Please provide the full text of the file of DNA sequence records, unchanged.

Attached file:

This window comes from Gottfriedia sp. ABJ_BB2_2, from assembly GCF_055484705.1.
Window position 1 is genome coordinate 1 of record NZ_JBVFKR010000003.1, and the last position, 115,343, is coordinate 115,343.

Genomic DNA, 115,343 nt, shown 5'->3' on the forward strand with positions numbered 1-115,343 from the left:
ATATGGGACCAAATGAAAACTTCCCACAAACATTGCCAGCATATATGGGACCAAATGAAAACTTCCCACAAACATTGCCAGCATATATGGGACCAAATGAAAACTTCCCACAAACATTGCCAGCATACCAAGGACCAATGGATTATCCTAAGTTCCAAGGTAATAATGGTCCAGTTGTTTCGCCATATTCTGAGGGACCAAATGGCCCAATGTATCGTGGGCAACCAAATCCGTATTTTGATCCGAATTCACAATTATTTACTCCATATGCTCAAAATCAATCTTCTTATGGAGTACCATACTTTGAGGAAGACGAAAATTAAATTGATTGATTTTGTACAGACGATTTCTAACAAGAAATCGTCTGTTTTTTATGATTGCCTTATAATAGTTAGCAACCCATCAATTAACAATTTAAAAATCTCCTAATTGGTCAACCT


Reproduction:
This window comes from Gottfriedia sp. ABJ_BB2_2, from assembly GCF_055484705.1.
Window position 1 is genome coordinate 1 of record NZ_JBVFKR010000003.1, and the last position, 115,343, is coordinate 115,343.

Genomic DNA, 115,343 nt, shown 5'->3' on the forward strand with positions numbered 1-115,343 from the left:
ATATGGGACCAAATGAAAACTTCCCACAAACATTGCCAGCATATATGGGACCAAATGAAAACTTCCCACAAACATTGCCAGCATATATGGGACCAAATGAAAACTTCCCACAAACATTGCCAGCATACCAAGGACCAATGGATTATCCTAAGTTCCAAGGTAATAATGGTCCAGTTGTTTCGCCATATTCTGAGGGACCAAATGGCCCAATGTATCGTGGGCAACCAAATCCGTATTTTGATCCGAATTCACAATTATTTACTCCATATGCTCAAAATCAATCTTCTTATGGAGTACCATACTTTGAGGAAGACGAAAATTAAATTGATTGATTTTGTACAGACGATTTCTAACAAGAAATCGTCTGTTTTTTATGATTGCCTTATAATAGTTAGCAACCCATCAATTAACAATTTAAAAATCTCCTAATTGGTCAACCT